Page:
The London Assembly (LA) environment committee launched its report, “Growing, Growing, Gone: Long-term sustainable growth for London” which identified recommendations for handling an increase in the population from the current total of 8.6 million recorded in 2014 figures.
Without good planning, London could suffer unreliable energy supplies and excessive carbon emissions; a shortage of drinkable water; contaminated flooding caused by sewage overflow; and habitat destruction resulting in fewer green spaces, the report claimed.
London’s population reached a post-Second World War low-point in 1981 of about 6.6 million, since when it has grown steadily. This growth is likely to continue, according to the report.
Darren Johnson, chairman of the LA environmental committee, wrote in the report: “London’s population is set to grow by around 100,000 each year. At this rate by the middle of the century it may need to provide housing, workplaces, recreation, energy and water to accommodate 11 million, 12 million people or even more.”
“This growth raises huge environmental challenges at a time when we need to be reducing them,” said Johnson.
London faces challenges in three key areas according to the report: water shortages and also flooding problems; reducing carbon emissions while energy demands grow; and pressure on the natural environment posed by the city’s growth.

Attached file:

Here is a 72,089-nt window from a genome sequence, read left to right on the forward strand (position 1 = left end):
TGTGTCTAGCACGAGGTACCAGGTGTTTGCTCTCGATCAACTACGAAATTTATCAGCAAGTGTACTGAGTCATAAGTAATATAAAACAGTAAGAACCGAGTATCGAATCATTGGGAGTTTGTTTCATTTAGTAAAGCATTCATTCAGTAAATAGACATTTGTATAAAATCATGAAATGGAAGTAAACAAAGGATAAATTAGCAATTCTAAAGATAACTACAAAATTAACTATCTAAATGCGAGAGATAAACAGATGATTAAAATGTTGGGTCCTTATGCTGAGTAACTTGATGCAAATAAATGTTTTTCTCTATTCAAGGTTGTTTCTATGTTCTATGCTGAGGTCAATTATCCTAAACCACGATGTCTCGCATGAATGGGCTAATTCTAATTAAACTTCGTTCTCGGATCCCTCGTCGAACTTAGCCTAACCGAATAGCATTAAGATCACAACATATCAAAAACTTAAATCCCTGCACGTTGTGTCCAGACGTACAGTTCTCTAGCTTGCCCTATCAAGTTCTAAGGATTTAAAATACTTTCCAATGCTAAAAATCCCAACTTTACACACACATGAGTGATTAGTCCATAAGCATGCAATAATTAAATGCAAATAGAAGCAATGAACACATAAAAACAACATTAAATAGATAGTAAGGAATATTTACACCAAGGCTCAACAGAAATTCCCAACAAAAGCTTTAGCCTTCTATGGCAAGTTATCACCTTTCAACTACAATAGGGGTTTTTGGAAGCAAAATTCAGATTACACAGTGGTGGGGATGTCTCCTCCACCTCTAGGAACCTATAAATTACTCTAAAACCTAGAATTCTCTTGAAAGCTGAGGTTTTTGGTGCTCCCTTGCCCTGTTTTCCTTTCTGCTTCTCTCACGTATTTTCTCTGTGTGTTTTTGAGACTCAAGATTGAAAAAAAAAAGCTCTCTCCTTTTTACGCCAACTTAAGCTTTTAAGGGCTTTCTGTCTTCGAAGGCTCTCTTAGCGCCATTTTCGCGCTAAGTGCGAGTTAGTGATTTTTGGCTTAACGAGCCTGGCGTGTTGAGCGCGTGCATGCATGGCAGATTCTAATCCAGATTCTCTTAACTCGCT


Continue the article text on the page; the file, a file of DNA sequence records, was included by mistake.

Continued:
The growth of the population in London will lead to water shortages, yet a forecast increase in rainfall will pose challenges to the sewerage system. The report calls for a long-term sustainable water strategy tackling storage as well as disposal of water.
The continued growth in the city’s population will put pressure on parks, rivers and public and private gardens and the report calls for an increase in the diversity of uses to which green spaces are put.
London faces increased energy demands, while at the same time needing to reduce carbon emissions faster to catch up to its targets. The report highlights that savings can be made by adopting new and more efficient technologies.
“These will use energy in different ways and perhaps in different forms, so there will be a need for new infrastructure to deliver it, such as heat networks, vehicle charging points and electricity storage.
The distribution infrastructure will also need to accommodate new sources of energy supply, such as solar panels, combined heat and power, and heat pumps,” the report said. Enditem